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Feature No. 2:


Occupation: Graphic Designer w/ focus on logo design and mark-making
Birthplace: Seoul, Korea
Current location: Cleveland, Ohio
Instagram: @benmirka

What does being an American maker mean to you?

For me, being an American maker is about embodying a certain type of spirit. It’s embracing and utilizing the opportunity that’s afforded to you simply by being in America. Especially for someone like me, who was born in Seoul. I recognize that opportunity, and it makes me just want to get after it, and execute everything I do to a high level.

Was being a graphic designer always your passion? If not, how did you come into it?

I just never let go of the kid-like side of me that had all these interests and ideas that I wanted to see through. Obviously, those ideas evolve and change over years of growth and honing your craft. But at the end of the day, I still had them, and I still believed in them. When I got to the age where I was faced with the question, ‘what am I going to do for the rest of my life?’ I didn’t necessarily have an answer. I knew that if I only picked one thing to focus on, it would get old pretty quickly.

As a creative person or anybody, if you don’t let society hold you down, you can really push yourself to the next level. Where you don’t have to worry about all those things that society projects onto you. I realized I had needs that required creative fulfillment. So, I pursued a combination of technology classes with design and art. I was sure this was the only path for me. I’m fortunate enough to have gotten to a point in my career where I’m able to create these visions that I had as a kid, but execute them as an adult. So, looking back, that was the only path for me.

What is your daily routine to keep you motivated and on track for your goals and your career?

After college, I was working a corporate job and had gotten accustomed to a 9-to-5 regimen. Even though I no longer work in a corporate environment, I keep that schedule because it makes communication with my clients easier and me more reliable. But I didn’t always stick to that kind of schedule. There was a period where I made my first attempt at freelancing. I didn’t know there were all these things that you needed to do in order to make that lifestyle successful. But luckily, my friend offered me an opportunity to work for this design studio which bailed me out of failure, honestly. Experiencing that structure allowed me to think, “Okay, I can do this. If I ever leave this company, I can do this on my own.”

In terms of staying motivated, I think just seeing other people achieve their goals and doing their own thing helps me. That’s part of the reason I try to get up and out of the house everyday. It forces me to meet and talk to new people. Interacting with people helps me maintain or regain focus. It’s hard to stay motivated if you’re in a vacuum all day.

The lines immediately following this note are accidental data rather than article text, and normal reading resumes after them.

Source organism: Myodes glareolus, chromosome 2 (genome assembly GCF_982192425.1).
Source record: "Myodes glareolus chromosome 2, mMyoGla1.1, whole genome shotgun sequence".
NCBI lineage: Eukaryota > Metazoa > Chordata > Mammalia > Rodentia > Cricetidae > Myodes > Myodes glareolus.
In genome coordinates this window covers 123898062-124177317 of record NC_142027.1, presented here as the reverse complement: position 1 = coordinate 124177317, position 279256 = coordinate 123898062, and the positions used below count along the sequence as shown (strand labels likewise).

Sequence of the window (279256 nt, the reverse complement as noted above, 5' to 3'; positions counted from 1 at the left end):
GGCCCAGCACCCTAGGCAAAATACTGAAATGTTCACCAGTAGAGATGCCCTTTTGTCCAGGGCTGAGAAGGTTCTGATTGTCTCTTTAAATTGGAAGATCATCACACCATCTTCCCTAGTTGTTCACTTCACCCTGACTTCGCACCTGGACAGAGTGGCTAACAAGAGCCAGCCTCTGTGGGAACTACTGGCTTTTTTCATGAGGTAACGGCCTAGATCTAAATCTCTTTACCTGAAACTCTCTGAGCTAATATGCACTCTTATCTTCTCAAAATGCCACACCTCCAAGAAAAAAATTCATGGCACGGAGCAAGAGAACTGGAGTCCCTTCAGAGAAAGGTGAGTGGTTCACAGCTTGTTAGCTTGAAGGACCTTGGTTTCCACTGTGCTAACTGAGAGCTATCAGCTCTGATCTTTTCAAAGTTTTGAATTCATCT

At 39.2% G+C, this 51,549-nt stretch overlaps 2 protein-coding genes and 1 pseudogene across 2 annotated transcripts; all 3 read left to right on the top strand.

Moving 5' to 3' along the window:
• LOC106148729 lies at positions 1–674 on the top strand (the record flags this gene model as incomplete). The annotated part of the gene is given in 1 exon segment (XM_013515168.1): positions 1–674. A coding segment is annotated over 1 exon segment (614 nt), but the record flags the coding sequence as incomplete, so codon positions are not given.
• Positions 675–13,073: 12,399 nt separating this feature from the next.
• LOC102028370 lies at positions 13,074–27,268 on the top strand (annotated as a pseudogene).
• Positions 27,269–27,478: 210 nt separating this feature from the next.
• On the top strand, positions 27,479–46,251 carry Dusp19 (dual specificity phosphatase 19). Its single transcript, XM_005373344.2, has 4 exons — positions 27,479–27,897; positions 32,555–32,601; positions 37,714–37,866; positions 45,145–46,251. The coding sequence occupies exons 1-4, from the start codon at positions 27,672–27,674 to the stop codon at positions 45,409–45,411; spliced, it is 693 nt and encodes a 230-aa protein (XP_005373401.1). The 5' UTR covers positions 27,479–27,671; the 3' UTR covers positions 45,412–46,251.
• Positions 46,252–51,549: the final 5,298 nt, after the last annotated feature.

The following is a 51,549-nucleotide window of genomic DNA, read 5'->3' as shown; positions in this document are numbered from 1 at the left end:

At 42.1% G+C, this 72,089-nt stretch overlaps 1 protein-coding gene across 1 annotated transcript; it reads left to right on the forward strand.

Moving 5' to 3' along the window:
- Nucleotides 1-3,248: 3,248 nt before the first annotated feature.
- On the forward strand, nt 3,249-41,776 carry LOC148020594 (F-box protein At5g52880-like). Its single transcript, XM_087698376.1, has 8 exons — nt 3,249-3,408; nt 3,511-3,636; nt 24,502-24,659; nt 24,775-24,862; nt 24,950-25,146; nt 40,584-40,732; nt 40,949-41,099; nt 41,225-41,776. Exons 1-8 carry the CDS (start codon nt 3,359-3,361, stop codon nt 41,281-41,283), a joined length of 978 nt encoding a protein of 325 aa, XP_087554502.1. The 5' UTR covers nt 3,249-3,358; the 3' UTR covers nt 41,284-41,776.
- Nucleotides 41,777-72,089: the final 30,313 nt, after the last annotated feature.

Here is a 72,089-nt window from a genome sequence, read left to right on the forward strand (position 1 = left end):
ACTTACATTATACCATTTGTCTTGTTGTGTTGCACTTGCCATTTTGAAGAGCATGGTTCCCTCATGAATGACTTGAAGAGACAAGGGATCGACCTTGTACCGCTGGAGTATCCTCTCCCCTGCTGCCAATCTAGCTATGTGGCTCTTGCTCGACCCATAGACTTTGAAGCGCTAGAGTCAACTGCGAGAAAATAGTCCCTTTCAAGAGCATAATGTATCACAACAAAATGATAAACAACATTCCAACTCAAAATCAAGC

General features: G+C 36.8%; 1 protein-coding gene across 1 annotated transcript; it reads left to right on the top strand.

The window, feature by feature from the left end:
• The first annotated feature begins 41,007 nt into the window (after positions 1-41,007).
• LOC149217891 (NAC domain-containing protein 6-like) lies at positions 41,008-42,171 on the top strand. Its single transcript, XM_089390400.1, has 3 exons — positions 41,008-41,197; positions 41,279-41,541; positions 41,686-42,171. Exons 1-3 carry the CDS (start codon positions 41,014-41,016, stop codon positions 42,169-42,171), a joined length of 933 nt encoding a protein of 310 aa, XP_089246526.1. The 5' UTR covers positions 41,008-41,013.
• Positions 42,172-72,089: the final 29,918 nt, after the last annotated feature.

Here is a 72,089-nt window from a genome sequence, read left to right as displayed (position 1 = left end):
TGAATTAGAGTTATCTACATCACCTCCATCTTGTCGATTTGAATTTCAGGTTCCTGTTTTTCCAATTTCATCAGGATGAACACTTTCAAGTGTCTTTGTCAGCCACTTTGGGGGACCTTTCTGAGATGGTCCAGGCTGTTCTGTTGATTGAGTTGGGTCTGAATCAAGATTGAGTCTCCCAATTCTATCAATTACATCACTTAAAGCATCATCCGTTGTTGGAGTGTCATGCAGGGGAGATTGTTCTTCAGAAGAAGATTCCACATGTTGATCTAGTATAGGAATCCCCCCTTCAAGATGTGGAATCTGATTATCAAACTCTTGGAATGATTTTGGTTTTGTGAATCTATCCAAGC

Being a designer will push you to the next level and out of your comfort zone. My friend told me, “Design is a sport. It’s very quick, it’s highly competitive, and you’re working on your craft every day. There's people behind you that want your clients and your job, and they’re not going to stop working to get it. It’s the same thing as football or basketball. You need to show up to work every day, and if you don’t, somebody else will be there to replace you.” When he told me that, it connected with me. I took his advice, and I applied it to every decision that I made. It’s that kind of mentality that reaps rewards.

Take us through your creative process, and why does no one else do/design like you?

The number one differentiator between my designs and someone else’s all comes down to my taste. The same guy who told me ‘design is a sport,’ also told me, ‘design what you want to see.’ When I was working that corporate job, I was designing a lot of stuff I wasn’t happy with or passionate about. But when I started doing my own thing, I could pick projects and create something I felt should exist. I was like ‘this is what I want to see.’ I developed my own taste. That’s why I’m different.

In terms of the process, a key for me is communication. Making sure I’m in constant communication and asking the right questions before, during, and even after the project’s over. This ensures that I’m not wasting the client’s time, and they’re not wasting mine. From a design perspective, it’s really important to get on the same page visually. I like Pinterest for this reason because both the client and I can add imagery to the same board. From that imagery, I’ll make a mood board that the client feels connected to and that contributes to their overall identity. These mood boards are so crucial to my design process. Once we agree on the direction and I can get to work; that’s where the magic happens.

What are you going to take away from this time in your life?

I quit my job in November, 2019 and started my own studio on January 1st, 2020. Covid was basically in full effect by March, so that made everything really challenging. My business took off during a time when we weren’t really allowed to create or interact with one another. All these obstacles kept piling up on top of everything else we were already facing, and you just had to figure it out. Now that I’m looking back, I’m really proud to have gotten through it.

But it’s crazy because my friends and I didn’t just get through it, we were lucky enough to have excelled through it. I was able to open up my own studio during a pandemic. This really is a substantial period in my life, and I’m really happy looking back because it shows, just, so much growth.